Does the idea of more training make you nervous? You're not alone, but two RCN members haven't looked back since taking the decision to complete an apprenticeship to become assistant practitioners
Leanne Jones and Daniel Geddes loved their jobs as health care assistants (HCAs) in a Macmillan community health care team but they both wanted more.
They enrolled on a brand-new, two-year assistant practitioner (AP) degree course. It was a step into the unknown, and initially they had no funding. They did however have the support of their employer who gave them one day a week paid study leave and helped with getting a mentor.
About three-quarters of the way through their first year, an AP apprenticeship scheme became available, which solved the funding challenge but involved an extra six months of study.
During the course they had to find their own placements and spend a day a week in different areas such as social services, a wound clinic and in a mortuary. They picked areas they thought would be most relevant, following suggestions that were made in their induction packs.
Earlier this year they were the first people to pass this course with distinctions. But was all the hard work worth it? Definitely, according to both members.
As a HCA a lot of my work involved holistic care for patients at the end of their lives in their homes. I also supported family members and made referrals to services for more complex clinical needs.
It was a great job but after five years it was important for me personally to get an academic qualification. I felt I needed it to back-up my clinical work.
There were many tears when I first started the course – if I’m honest I felt that I didn’t know what I was doing. I found one of the dressing techniques very difficult to understand and needed weeks to learn it, but thankfully my mentor was very supportive and patient.
There were many tears when I first started the course
My mentor was an AP and she encouraged me to build my clinical skills. I found it helpful to have an AP mentor me as it made things straightforward. I knew I could do everything they did.
I had to persevere though. The whole course was really hard work – there were a lot of assignments and research to complete on top of continuing to work full-time in my own role. But I loved learning and my increased knowledge has really improved my confidence.
I felt really proud when I graduated and completed my apprenticeship with a distinction in my end point assessment. This meant I had a distinction from the assessor from the exam board, who watched me in practice, in the interview, in my reflective journal and in the 90-minute exam.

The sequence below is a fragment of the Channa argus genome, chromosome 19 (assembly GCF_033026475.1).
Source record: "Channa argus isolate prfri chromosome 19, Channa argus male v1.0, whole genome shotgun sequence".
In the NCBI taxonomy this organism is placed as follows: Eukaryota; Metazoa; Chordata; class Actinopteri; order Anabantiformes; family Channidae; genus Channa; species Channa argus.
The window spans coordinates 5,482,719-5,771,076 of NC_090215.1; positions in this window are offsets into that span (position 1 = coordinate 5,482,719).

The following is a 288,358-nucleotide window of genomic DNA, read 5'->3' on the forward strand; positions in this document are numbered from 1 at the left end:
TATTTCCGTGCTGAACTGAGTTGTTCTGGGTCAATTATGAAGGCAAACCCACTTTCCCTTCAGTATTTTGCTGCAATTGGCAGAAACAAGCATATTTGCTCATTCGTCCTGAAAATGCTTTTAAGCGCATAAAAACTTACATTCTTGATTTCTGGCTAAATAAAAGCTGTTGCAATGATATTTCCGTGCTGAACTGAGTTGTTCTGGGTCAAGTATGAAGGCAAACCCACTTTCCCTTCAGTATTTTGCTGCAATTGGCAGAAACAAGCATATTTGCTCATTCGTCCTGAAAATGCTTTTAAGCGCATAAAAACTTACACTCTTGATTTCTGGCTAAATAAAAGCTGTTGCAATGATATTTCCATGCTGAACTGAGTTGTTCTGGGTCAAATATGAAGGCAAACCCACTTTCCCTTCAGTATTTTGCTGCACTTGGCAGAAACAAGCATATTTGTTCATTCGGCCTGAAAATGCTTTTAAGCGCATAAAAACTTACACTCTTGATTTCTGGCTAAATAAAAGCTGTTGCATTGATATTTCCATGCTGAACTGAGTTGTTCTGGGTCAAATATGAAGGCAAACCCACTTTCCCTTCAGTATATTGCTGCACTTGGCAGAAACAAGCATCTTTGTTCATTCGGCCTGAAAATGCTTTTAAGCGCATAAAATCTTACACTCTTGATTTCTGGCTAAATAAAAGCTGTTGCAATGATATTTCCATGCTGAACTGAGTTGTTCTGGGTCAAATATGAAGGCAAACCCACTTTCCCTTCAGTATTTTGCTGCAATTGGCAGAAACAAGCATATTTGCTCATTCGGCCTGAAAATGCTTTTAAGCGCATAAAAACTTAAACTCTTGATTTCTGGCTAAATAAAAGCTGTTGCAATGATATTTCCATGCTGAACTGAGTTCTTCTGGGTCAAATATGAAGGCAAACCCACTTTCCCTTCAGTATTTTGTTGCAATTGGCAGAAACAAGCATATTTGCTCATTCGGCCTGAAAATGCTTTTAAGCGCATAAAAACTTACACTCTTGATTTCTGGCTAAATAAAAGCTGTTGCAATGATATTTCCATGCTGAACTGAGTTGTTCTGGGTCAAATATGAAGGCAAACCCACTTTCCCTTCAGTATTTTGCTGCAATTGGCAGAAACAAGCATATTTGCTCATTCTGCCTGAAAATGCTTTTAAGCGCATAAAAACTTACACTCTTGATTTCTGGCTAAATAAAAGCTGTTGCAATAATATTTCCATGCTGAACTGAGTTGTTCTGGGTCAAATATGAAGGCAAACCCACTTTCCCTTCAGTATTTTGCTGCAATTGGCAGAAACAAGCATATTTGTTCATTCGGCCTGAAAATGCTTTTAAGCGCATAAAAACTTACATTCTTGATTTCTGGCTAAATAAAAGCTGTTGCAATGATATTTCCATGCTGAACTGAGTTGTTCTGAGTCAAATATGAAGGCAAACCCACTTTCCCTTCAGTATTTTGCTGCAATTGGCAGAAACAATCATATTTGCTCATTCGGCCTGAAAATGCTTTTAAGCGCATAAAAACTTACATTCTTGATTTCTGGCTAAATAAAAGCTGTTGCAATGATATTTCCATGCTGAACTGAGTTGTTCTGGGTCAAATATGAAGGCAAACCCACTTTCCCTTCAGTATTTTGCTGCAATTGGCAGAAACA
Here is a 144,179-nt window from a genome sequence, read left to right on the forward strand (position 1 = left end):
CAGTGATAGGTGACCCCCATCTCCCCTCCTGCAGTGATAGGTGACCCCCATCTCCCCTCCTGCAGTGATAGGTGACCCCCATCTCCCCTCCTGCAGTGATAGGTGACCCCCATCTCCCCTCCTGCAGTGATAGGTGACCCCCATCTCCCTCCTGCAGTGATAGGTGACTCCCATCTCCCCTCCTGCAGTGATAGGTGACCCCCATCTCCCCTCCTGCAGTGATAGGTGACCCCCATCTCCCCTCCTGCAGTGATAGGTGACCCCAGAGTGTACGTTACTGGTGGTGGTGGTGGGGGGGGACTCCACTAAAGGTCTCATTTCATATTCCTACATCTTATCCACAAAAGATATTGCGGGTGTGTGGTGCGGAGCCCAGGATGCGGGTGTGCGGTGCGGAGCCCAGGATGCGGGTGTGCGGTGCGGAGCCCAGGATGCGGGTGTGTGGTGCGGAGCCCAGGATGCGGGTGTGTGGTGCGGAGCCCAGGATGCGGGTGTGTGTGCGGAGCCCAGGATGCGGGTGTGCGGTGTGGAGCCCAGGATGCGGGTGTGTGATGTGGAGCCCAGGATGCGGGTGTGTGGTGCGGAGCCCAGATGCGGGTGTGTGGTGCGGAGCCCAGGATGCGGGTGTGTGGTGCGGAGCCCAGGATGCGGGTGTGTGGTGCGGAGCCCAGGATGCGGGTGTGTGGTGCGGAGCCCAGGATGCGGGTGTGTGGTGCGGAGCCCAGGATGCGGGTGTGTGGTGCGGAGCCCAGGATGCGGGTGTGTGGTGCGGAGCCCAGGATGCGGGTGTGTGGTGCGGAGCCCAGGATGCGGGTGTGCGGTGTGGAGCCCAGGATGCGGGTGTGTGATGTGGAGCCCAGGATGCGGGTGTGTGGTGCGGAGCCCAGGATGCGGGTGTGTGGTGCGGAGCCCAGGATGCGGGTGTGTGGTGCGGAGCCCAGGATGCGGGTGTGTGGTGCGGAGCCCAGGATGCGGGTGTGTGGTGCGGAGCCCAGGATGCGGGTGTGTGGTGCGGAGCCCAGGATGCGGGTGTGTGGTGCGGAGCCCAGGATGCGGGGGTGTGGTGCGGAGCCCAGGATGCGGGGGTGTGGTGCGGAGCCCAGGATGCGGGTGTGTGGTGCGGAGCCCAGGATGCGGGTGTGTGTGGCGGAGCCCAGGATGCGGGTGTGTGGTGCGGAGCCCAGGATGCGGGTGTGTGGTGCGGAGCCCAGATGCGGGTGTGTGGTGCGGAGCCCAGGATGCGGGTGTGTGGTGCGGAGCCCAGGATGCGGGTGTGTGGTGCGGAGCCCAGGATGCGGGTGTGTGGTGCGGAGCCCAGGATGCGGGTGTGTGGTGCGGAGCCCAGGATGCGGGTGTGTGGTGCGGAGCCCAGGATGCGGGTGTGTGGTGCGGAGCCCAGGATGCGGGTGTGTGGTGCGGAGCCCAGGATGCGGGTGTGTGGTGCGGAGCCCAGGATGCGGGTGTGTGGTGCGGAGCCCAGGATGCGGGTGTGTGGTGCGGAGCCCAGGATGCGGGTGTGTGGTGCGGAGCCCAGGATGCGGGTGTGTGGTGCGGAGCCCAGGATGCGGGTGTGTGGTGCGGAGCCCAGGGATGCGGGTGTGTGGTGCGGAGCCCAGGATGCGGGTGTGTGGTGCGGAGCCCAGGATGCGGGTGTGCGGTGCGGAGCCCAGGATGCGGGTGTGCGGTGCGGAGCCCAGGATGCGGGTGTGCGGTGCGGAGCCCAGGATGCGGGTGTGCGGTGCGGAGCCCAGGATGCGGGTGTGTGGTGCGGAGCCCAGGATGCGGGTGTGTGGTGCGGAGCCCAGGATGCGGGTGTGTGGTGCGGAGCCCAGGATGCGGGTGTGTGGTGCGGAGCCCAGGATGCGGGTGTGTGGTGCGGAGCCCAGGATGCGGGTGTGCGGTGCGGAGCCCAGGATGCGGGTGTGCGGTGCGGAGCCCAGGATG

It was awful waiting for the results but I got a promotion to a band four role early last year, which was actually a few months before I graduated. I now have inquisitive nursing students shadowing me!
Going forward I’d love to become a registered nurse. My chief nurse knows my ambitions and hopefully one day I can progress. But for now I’m really enjoying my new role and am so proud to be an assistant practitioner.
My increased knowledge has really improved my confidence
I never would have thought I’d have the confidence to be doing a job that needs such a range of clinical skills and knowledge. But it just goes to show what you can achieve with hard work and dedication. Every bump in the road is worth it to be where I am today.
Since becoming an assistant practitioner my role has completely changed. Previously I was a band 2 HCA working for Macmillan. I helped patients with their personal care at end of life – visiting them in their homes. I now work in a district nursing team visiting housebound patients.
I do so much more now in my new extended role, including venepuncture, injections, insulin, wound care, doplars, compression bandaging, catheterisation, assessments and referrals and holistic patient assessments.
I love it – my new job means I can help people live a better life. I really enjoy working with patients, even if it’s sometimes difficult to focus on that with all the politics and paperwork to consider.
My new job means I can help people live a better life
When I started my apprenticeship I was still searching for the area I wanted to work in, but I knew I wanted to progress and I haven’t finished yet.
Right now I’m focusing on my new role but I’ve already been thinking about working towards becoming a nursing home manager or moving to registered nurse training as I’d love to work as a nurse in surgery.
If you’re working in a band two or three role and have an ambition to take your career forward, remember you can do anything if you put your mind to it.
When I was looking to progress my career there didn’t seem to be band four staff giving me this encouragement. But having lived this experience I’d advise you not to hold back. Go for it. Even if right now you don’t feel confident, be brave.